Awareness of assumptions


Anime girl at computer

A few other things from that same episode of Back to Work by Merlin Mann and Dan Benjamin was about writing clarity. This isn’t just about making sure you use simple English and avoid those ‘big words’ but about assumptions.

I’m pretty sure this is something I’ve mentioned before, but one quote that I’ve always recalled despite not being a fan of my mathematics teacher in Year 10 (she made students cry in class) is don’t assume, or you’ll just make an ASS out of U and ME.

Despite thinking it hilarious at the time, it’s still stuck with me through the years and I’ve always tried to assume nothing when giving directions.

I assumed it was off

Dan recounts a story of telling his mother how to operate their new cable box. When the screen of the television went dark, she thought of course the television had turned off, as it was black and there was nothing on it, but that was because he hadn’t given her directions as to how to turn it off.

In some years past, I’ve been told by various people that I give good directions, and I attribute this to the fact that I just try to recount something as if I were doing it myself, and try to name as many landmarks as possible. Just things that I notice when I usually pass by, and that they might too.

Of course, this has the carry on effect that whatever I may be explaining may end up being substantially longer though, but at least it’s thorough. Or ‘meticulous’ as I was also once described… This also carries the risk that no one is going to want to read it either, and would cause further problems such as them getting lost instead. Oops.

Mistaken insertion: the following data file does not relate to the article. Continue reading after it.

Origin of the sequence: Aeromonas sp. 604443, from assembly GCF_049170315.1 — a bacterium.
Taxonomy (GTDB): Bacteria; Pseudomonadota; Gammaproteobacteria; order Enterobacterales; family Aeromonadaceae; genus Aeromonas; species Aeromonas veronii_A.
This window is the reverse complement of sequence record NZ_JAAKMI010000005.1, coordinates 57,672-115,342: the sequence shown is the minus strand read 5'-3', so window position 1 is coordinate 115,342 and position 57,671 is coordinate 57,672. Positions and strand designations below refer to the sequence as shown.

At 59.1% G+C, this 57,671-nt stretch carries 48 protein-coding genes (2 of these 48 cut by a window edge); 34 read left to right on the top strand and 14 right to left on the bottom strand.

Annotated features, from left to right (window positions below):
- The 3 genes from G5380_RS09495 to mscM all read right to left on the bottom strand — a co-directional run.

Being aware

Perhaps part of my awareness about instructions and directions also comes from being on the receiving end so often though. Being relatively ignorant about a lot of things, I tend to search often and have to search again as so much that I come across is unclear.

Not that it doesn’t work, because I’m sure it does. But it isn’t clear enough for me to repeat it.

Or at the least, there are assumptions as to how much you understand. Technical posts will often do this, where people may do things without explanation - in such cases, I prefer to find screenshots as this may be easier to follow, though not many people screenshot their terminal, they just paste code into <code></code> or <pre></pre> blocks…

I guess it can be easy to forget that there are often many who are not as knowledgeable as yourself, or perhaps these people are only writing for their own audience rather than being inclusive, but feeling like I’m constantly on the bottom rung, I guess it’s something I personally won’t be forgetting too soon.

All the better if it helps me with my writing, I suppose!

Top illust - Artist unknown.